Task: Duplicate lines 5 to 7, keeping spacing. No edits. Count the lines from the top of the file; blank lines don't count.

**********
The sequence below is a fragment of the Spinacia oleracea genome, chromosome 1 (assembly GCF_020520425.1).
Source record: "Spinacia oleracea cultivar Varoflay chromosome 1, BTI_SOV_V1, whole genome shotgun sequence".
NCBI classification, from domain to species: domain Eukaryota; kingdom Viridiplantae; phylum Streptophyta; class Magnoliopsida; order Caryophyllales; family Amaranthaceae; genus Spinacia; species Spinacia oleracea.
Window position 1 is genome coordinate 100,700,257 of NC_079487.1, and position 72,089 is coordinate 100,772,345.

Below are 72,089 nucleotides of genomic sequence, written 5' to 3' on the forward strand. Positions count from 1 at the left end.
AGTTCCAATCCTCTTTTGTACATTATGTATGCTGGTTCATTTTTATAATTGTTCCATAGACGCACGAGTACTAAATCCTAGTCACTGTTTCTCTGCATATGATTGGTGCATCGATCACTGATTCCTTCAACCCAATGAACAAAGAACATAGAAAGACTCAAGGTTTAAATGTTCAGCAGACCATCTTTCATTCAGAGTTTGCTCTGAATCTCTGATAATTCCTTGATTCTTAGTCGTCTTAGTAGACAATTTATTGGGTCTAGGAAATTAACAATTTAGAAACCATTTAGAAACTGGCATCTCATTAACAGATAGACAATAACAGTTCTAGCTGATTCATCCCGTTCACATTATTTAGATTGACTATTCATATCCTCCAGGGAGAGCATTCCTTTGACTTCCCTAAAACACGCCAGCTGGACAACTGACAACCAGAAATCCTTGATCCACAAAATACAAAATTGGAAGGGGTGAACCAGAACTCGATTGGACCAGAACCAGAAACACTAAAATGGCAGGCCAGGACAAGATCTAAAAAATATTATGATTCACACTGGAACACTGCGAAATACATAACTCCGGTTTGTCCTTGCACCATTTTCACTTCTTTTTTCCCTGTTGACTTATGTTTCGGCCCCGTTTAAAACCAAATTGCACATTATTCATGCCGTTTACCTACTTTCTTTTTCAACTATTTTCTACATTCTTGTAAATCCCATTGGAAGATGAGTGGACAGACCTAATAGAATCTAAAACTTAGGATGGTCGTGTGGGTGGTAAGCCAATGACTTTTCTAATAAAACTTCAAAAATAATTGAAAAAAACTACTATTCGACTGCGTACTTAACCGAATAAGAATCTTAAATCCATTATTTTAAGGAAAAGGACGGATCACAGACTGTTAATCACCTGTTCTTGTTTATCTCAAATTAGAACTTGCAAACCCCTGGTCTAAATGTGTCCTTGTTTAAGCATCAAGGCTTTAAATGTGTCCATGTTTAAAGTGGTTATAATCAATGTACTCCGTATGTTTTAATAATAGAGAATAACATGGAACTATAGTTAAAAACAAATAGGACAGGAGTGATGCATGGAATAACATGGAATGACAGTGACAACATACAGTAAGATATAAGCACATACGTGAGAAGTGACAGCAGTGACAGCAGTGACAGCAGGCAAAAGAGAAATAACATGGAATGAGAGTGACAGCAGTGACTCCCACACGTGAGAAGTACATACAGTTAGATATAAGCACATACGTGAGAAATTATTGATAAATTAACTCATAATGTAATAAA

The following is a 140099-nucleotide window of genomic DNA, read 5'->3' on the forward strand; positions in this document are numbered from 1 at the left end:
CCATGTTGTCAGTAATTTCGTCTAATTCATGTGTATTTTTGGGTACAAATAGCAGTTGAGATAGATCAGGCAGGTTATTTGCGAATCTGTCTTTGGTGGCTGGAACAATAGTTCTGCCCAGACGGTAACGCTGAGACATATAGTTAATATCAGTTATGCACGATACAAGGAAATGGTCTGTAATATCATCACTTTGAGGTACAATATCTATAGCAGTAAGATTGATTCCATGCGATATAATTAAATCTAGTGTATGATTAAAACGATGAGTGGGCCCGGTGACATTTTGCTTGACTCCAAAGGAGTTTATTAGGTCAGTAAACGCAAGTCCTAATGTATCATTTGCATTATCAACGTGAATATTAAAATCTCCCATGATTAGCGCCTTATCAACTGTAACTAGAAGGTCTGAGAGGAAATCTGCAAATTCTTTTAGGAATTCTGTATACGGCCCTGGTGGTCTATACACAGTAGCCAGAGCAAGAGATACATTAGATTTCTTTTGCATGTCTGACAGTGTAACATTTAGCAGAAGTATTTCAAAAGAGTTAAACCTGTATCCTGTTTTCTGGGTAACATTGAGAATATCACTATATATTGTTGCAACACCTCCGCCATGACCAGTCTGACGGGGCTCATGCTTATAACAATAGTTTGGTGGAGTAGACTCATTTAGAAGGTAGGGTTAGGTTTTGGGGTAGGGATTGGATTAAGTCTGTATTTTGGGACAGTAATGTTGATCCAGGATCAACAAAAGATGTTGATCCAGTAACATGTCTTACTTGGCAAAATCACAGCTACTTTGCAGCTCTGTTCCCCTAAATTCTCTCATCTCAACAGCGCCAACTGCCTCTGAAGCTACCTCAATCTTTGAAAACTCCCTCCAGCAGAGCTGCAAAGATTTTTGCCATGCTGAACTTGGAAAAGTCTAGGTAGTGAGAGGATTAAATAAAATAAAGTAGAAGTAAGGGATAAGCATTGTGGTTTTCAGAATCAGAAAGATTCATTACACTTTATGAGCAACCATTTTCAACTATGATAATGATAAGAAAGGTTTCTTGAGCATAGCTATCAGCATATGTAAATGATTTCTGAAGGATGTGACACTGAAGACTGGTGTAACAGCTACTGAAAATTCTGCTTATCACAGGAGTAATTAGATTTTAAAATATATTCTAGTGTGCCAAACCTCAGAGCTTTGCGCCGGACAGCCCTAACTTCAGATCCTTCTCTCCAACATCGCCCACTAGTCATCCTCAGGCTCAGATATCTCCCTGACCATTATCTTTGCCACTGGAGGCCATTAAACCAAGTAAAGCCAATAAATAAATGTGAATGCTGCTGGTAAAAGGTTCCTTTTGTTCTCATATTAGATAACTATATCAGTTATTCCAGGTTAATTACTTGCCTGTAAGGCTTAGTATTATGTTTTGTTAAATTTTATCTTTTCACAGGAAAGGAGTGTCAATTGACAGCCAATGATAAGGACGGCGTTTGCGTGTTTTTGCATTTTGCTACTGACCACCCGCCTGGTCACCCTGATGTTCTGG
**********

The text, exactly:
Below are 72,089 nucleotides of genomic sequence, written 5' to 3' on the forward strand. Positions count from 1 at the left end.
AGTTCCAATCCTCTTTTGTACATTATGTATGCTGGTTCATTTTTATAATTGTTCCATAGACGCACGAGTACTAAATCCTAGTCACTGTTTCTCTGCATATGATTGGTGCATCGATCACTGATTCCTTCAACCCAATGAACAAAGAACATAGAAAGACTCAAGGTTTAAATGTTCAGCAGACCATCTTTCATTCAGAGTTTGCTCTGAATCTCTGATAATTCCTTGATTCTTAGTCGTCTTAGTAGACAATTTATTGGGTCTAGGAAATTAACAATTTAGAAACCATTTAGAAACTGGCATCTCATTAACAGATAGACAATAACAGTTCTAGCTGATTCATCCCGTTCACATTATTTAGATTGACTATTCATATCCTCCAGGGAGAGCATTCCTTTGACTTCCCTAAAACACGCCAGCTGGACAACTGACAACCAGAAATCCTTGATCCACAAAATACAAAATTGGAAGGGGTGAACCAGAACTCGATTGGACCAGAACCAGAAACACTAAAATGGCAGGCCAGGACAAGATCTAAAAAATATTATGATTCACACTGGAACACTGCGAAATACATAACTCCGGTTTGTCCTTGCACCATTTTCACTTCTTTTTTCCCTGTTGACTTATGTTTCGGCCCCGTTTAAAACCAAATTGCACATTATTCATGCCGTTTACCTACTTTCTTTTTCAACTATTTTCTACATTCTTGTAAATCCCATTGGAAGATGAGTGGACAGACCTAATAGAATCTAAAACTTAGGATGGTCGTGTGGGTGGTAAGCCAATGACTTTTCTAATAAAACTTCAAAAATAATTGAAAAAAACTACTATTCGACTGCGTACTTAACCGAATAAGAATCTTAAATCCATTATTTTAAGGAAAAGGACGGATCACAGACTGTTAATCACCTGTTCTTGTTTATCTCAAATTAGAACTTGCAAACCCCTGGTCTAAATGTGTCCTTGTTTAAGCATCAAGGCTTTAAATGTGTCCATGTTTAAAGTGGTTATAATCAATGTACTCCGTATGTTTTAATAATAGAGAATAACATGGAACTATAGTTAAAAACAAATAGGACAGGAGTGATGCATGGAATAACATGGAATGACAGTGACAACATACAGTAAGATATAAGCACATACGTGAGAAGTGACAGCAGTGACAGCAGTGACAGCAGGCAAAAGAGAAATAACATGGAATGAGAGTGACAGCAGTGACTCCCACACGTGAGAAGTACATACAGTTAGATATAAGCACATACGTGAGAAATTATTGATAAATTAACTCATAATGTAATAAA

The following is a 140099-nucleotide window of genomic DNA, read 5'->3' on the forward strand; positions in this document are numbered from 1 at the left end: